of the Modern World
1750 Scotland was much as it had ever been - a poor rural country
ruled by its nobles. In two generations the Scottish Enlightenment
changed all that, transforming Scotland into a modern capitalist
of the Modern World
From a modern perspective the Enlightenment seems a huge leap into
the unknown. To those who lived through it, like Sir Walter Scott,
it was like those who drift down the stream of a deep and
smooth river, we are not aware of the progress we have made, until
we fix our eye on the now distant point from which we have drifted.
an age of ideas, big ideas, which unleashed revolutionary changes
in Scottish society and created the modern world we all recognise
today. Two kindred forces were behind the change: The Industrial
Revolution and the Enlightenment.
The Industrial Revolution saw Scotlands rural, agricultural
economy overtaken by the rapid expansion of industry. Iron and coal
production was increased massively, whilst traditional industries
like linen weaving were efficiently mechanised. The age of factory
work was born and Scotlands trade reached out across the Atlantic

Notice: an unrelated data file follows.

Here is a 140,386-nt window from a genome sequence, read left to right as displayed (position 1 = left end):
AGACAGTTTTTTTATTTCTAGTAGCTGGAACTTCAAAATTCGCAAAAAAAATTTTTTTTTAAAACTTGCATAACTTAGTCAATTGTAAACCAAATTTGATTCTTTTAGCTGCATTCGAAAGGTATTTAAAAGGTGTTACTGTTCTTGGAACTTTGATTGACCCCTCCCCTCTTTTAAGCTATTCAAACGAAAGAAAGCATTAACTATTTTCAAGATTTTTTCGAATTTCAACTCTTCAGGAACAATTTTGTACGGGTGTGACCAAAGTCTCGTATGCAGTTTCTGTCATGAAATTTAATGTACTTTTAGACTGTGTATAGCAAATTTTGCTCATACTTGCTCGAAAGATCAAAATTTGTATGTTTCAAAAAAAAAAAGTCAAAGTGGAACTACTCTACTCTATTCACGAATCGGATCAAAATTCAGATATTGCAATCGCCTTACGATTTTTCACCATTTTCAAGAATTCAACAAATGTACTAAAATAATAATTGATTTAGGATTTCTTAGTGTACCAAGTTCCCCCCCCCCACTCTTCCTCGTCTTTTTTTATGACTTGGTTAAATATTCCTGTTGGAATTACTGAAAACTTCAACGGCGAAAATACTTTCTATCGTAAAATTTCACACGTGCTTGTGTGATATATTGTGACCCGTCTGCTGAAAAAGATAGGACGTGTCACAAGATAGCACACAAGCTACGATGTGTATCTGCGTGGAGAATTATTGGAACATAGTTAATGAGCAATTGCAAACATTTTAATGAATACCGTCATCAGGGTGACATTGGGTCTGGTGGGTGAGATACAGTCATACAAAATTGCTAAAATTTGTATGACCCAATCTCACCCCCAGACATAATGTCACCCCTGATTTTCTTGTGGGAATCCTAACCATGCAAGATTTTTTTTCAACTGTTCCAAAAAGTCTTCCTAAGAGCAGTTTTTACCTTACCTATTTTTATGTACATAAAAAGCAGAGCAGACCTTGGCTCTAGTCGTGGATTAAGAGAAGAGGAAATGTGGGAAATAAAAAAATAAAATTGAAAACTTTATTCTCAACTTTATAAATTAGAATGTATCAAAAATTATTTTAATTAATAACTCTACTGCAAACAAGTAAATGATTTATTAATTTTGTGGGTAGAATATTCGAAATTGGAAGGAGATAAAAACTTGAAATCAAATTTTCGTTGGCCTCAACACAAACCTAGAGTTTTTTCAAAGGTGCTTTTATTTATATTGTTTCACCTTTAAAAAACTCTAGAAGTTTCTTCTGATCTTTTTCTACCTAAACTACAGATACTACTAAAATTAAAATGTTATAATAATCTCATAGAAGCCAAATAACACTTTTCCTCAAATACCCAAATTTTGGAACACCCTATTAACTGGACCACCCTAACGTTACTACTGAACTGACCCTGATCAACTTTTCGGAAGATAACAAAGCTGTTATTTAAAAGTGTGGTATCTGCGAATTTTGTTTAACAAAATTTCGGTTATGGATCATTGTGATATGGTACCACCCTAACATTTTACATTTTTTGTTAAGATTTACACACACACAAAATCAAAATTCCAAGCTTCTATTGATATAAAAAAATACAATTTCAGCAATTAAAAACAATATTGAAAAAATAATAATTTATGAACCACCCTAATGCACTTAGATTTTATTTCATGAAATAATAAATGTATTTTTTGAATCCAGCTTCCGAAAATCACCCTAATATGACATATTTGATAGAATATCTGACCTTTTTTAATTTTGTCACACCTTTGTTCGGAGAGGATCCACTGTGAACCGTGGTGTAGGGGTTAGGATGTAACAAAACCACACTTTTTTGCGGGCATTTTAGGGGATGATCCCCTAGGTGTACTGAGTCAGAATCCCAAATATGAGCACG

to the developing markets of the New World. In transportation, the
canals allowed far larger quantities of raw materials to be moved
more efficiently, whilst the harnessing of steam to power locomotives
and ships accelerated trade and induced a second wave of industrialisation.
Each new inovation made possible a hundred more and history seemed
to accelerate at an increasingly alarming pace.
It was a time of questioning, of creating new theoretical structures
with which to understand the world. It was also a time when the
free exchange of these new theories and ideas was permitted, and
this freedom was crucial to the movement which became known as the
discovered that the Earth was millions of years old and developed
a practical form of geology. Adam Smith analysed the market economy
and wrote the handbook of modern capitalism - The Wealth of Nations.
Most controversially of all, David Hume challenged orthodox religious
however, wasnt simply the preserve of intellectuals, academics,
the wealthy and the powerful. The Calvinist Kirks focus on
reading the Bible ensured that Scotland was one of the most literate
societies anywhere in the late 18th century.
People who could read had access to the new ideas of the Enlightenment.
centre of this intellectual revolution was a new scientific and
rational approach to knowledge. There was a belief that reason could
solve any problem and that through human ingenuity the riches of
the Earth could be exploited for the benefit of mankind. Above all
improvement was the leitmotif of the Enlightenment.
BBC is not responsible for the content of external Web sites.